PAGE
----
I watch a lot of Cesar Milan and me and my Family try and use his techniques to help her but so far its not worked well with the barking.
I'm not surprised it hasn't helped.
Cesar's methods are based on suppression and shutdown: basically intimidating the dog so much that it no longer chooses to behave the way it is feeling - but it still wants to behave however it feels. We have a great sticky on it, and I really encourage you to read it. It will help you understand why his methods don't really work, and why we should never use them on our pups. https://www.dogforum.com/dog-training...-fallout-4776/
The other reason not to use these very aversive methods are because you can actually make a reactive dog worse. Think about it: your dog sees another dog and gets excited. Chemicals are being released in her body, she is barking and acting crazy. Now, you start jerking her leash and yelling at her (I'm not saying you do this, just giving it as an example). You are reinforcing for her that whatever she is reacting to is worthy of excitement, further exciting her. Now when she sees other dogs, she is even more excited, maybe even aggressive because other dogs now = discomfort or pain because of the leash jerks. Over time, do you think this will modify her behavior or make her worse?
The sticky explains it much better, but basically aversives are not a safe way to train with reactive dogs.
However there is a technique we haven't yet tried, which is walking her past stationary dogs. Would this help her become more comfortable with other dogs?
If she isn't reacting, you can walk by other dogs while treating her
. Better yet, have the dogs walk past her and treat her. That's the open bar/closed bar method that the reactivity sticky touches on. With a reactive dog, you really begin to know the dog's body language the more of these games you play. You can anticipate when their trigger is too close and back off so that the dog is still learning. All of the games mentioned in the sticky will help (LAT, open bar/closed bar, etc.).
TBH, counter conditioning reactivity isn't a quick fix. There is no training that will be a true quick fix (without damaging your dog). The members here who have counter conditioned it say it generally takes about a year, but it all depends on how reactive your dog is and how dedicated you are.
Your dog sounds more excited than aggressive, which is great; it seems like she is only mildly reactive. That is much easier to train.
Recently I have walked her with my friends year old yorkshire terrier she is a girl and after a half an hour on our walk she stopped barking and chasing her and walked and played with her. By socializing her with my friends dog will this help her understand that all dogs wont hurt her?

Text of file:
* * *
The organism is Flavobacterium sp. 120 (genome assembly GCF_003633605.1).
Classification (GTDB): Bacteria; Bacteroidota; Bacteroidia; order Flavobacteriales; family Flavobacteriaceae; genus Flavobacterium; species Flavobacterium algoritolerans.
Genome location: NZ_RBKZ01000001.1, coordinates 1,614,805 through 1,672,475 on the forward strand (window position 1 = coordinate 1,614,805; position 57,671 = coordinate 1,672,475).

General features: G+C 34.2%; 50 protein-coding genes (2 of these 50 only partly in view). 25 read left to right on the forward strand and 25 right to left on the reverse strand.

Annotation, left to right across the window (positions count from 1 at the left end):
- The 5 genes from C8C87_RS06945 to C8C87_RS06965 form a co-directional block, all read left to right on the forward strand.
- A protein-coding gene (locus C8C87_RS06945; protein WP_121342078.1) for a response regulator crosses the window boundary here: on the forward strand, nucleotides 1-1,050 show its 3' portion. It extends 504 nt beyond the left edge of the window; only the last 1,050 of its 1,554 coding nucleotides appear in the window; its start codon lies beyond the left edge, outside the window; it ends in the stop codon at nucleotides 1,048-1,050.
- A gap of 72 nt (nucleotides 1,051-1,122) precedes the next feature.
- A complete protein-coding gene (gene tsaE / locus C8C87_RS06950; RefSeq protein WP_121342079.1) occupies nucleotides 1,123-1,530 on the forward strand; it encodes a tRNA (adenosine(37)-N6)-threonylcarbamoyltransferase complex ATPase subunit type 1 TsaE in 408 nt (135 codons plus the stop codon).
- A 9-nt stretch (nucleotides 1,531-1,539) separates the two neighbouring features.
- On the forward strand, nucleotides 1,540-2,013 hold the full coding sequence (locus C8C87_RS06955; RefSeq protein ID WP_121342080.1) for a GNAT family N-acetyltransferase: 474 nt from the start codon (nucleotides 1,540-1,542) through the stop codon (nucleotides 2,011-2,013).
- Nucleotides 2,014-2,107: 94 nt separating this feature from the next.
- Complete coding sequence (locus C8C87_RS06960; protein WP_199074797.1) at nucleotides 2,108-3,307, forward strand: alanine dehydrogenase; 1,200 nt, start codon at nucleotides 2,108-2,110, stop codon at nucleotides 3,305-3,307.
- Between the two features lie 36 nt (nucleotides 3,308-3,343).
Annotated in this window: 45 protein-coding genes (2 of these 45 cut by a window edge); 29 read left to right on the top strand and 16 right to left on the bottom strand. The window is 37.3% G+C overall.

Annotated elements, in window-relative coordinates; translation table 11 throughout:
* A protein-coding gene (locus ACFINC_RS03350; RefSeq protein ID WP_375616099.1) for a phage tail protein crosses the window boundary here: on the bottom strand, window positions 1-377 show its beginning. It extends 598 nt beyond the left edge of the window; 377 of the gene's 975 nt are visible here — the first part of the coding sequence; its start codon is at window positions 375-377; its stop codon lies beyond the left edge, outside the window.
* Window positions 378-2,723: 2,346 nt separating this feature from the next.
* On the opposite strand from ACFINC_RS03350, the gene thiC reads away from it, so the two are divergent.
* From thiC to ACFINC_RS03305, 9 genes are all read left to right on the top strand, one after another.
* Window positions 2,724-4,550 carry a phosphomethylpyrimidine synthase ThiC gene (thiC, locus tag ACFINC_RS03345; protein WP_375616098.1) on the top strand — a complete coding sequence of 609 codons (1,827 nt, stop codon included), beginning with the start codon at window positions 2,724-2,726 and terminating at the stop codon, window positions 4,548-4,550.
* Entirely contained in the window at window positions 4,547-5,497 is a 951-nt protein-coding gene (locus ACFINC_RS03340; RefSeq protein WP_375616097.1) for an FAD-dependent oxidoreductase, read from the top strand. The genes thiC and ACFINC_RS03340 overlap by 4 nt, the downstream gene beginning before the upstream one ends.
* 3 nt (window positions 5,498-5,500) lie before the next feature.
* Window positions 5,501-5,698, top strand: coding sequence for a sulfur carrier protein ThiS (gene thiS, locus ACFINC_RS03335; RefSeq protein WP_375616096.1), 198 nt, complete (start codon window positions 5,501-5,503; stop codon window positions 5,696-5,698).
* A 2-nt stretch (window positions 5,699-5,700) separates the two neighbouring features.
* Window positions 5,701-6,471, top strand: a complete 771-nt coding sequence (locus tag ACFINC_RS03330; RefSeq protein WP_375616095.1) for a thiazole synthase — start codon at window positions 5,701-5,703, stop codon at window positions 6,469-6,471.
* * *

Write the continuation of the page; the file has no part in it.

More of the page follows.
In short, no.
Dogs don't generalize. It's like potty training. You take the dog outside often so that they build up the habit. It takes multiple repetitions for them to build this habit. The more positive you make pottying outside (food rewards), the quicker they learn. Now you go to your friend's house, and your dog may have an accident inside. The potty training in your house was a good foundation for your friend's house, but your dog may still need more training in this new house. The same may be true when you go inside a pet store, or when you move to a new house, etc.
The same principle applies to reactivity. Once your dog learns calm behavior around one other dog, they won't immediately be calm around all dogs, but it is a good foundation. She may be better with the next dog. Then the next. Eventually, after, say, 100 positive
experiences with new dogs (along side the reactivity training), her behavior will be modified. Regular play dates with safe dogs are a good way to help mildly reactive dogs.
Also, there is a point where you are no longer socializing a dog, you are desensitizing them. Socialization is for puppies, but older dogs who have reactivity can't really be "socialized" in the sense that puppies can. I'm only pointing it out so you understand that Tinkabelle needs positive experiences with other dogs to effectively modify the behavior. Exposing her to dogs where she is reacting to them (barking and acting crazy) will only increase the behavior.
This is another reason by dominance-based training won't work in her case.
Also In the link it mentions using a clicker... I haven't got opne but I was thinking of getting one... would a clicker be affective with her barking? |
Finally could we buy a training lead a 10metre to teach her not to run at other dogs across the park?
Clicker training is just marker training using the clicker to mark the behavior. If you aren't comfortable with using a clicker, you can use a marker word like "yes" or "good girl", but the idea is that this sound always = food, so the dog learns very quickly to offer behaviors that give them the mark. Some dogs learn quicker with a clicker because its sound is distinct and consistent, but it isn't necessary.
Please let us know how it goes. We've had a lot of members come on here with reactive dogs looking for help (including myself), and these methods really do work!